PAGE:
During his playing days, the Brazilian striker Romário was one of the most famous footballers in the world. He played for three of Brazil’s top clubs in Rio de Janeiro, as well as Barcelona and PSV Eindhoven. He won the World Cup and scored over one-thousand goals throughout his career. After this successful career, Romário entered politics, first as a deputy in the city of Rio and later as a senator in the state of Rio de Janeiro. Romário’s electoral success is not simply down to his footballing ability, nor the popularity of the sport in Brazil. Sports stardom, celebrity and celebrity politicians are also engaging with complex cultural processes. He has traded on his footballing stardom, but he also connects with his electorate through specific policy campaigns that resonate particularly well with his Brazilian voters. More importantly, he uses football and his footballer career as a metaphor for the wider problems facing Brazilian society. Drawing on literature from Sports Stardom, Celebrity and Celebrity Politicians, this paper charts the political career of Romário within the socio-political context of Brazil and argues that celebrity politicians still need to engage with their audiences regardless of their previous careers.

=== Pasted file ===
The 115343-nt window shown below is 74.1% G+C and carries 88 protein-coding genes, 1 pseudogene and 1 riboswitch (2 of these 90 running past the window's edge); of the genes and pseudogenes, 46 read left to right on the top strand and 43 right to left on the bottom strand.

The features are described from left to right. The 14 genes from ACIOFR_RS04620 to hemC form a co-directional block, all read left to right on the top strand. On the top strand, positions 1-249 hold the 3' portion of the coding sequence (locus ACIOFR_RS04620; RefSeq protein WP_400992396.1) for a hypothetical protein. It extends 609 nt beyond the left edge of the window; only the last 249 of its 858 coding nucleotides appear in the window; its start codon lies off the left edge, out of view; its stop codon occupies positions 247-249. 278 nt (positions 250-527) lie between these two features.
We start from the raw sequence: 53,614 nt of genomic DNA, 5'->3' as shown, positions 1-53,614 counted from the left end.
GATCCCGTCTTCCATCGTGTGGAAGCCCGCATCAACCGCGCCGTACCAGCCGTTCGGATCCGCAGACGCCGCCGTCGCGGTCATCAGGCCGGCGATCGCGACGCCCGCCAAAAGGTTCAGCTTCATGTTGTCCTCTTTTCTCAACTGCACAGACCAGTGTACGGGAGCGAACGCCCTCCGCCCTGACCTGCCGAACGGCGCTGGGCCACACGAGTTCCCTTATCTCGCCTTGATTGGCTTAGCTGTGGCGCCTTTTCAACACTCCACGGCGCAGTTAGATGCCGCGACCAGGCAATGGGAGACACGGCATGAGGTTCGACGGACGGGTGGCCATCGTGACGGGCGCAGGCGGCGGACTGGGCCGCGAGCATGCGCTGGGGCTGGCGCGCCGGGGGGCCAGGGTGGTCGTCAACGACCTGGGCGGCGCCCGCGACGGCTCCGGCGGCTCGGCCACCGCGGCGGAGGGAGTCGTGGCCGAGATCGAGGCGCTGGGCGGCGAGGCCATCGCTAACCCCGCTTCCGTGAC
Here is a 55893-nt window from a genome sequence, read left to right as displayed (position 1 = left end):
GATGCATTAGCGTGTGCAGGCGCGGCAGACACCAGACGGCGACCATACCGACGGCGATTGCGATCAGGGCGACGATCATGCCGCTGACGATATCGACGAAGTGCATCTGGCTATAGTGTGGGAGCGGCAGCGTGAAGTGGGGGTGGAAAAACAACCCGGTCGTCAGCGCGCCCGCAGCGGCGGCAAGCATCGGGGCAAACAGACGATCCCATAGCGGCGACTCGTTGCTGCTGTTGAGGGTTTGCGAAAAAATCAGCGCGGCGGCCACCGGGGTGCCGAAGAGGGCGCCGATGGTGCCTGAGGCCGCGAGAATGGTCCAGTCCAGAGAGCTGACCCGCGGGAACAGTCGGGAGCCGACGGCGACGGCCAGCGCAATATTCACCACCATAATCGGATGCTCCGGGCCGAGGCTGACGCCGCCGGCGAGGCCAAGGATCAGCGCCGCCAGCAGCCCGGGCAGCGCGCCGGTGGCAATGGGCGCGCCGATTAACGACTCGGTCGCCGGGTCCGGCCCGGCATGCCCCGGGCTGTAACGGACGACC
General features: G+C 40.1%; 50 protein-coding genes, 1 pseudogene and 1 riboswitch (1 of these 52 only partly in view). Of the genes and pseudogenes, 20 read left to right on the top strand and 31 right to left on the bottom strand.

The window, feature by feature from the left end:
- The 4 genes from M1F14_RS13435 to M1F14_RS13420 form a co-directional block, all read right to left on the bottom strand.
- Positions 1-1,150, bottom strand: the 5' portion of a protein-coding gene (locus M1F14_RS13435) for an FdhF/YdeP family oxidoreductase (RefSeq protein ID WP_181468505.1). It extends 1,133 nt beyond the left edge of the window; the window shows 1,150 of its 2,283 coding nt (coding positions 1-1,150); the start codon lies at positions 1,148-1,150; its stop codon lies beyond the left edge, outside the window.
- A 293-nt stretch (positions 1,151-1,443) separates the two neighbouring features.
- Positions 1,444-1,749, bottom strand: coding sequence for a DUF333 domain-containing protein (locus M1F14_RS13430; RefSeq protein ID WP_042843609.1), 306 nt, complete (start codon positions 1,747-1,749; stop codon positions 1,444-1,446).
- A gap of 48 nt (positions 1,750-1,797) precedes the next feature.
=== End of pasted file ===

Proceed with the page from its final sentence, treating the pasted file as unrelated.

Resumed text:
|Number of pages||16|
|Journal||International Review for the Sociology of Sport|
|Publication status||Published - 7 Jul 2015|
Bibliographical note© The Author(s) 2015
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- School of Sport and Health Sciences - Principal Lecturer
- Centre for Arts and Wellbeing
- Cities, Injustice and Resistance Research and Enterprise Group
- Centre for Spatial, Environmental and Cultural Politics
- Centre of Resilience for Social Justice
- Sport and Leisure Cultures Research and Enterprise Group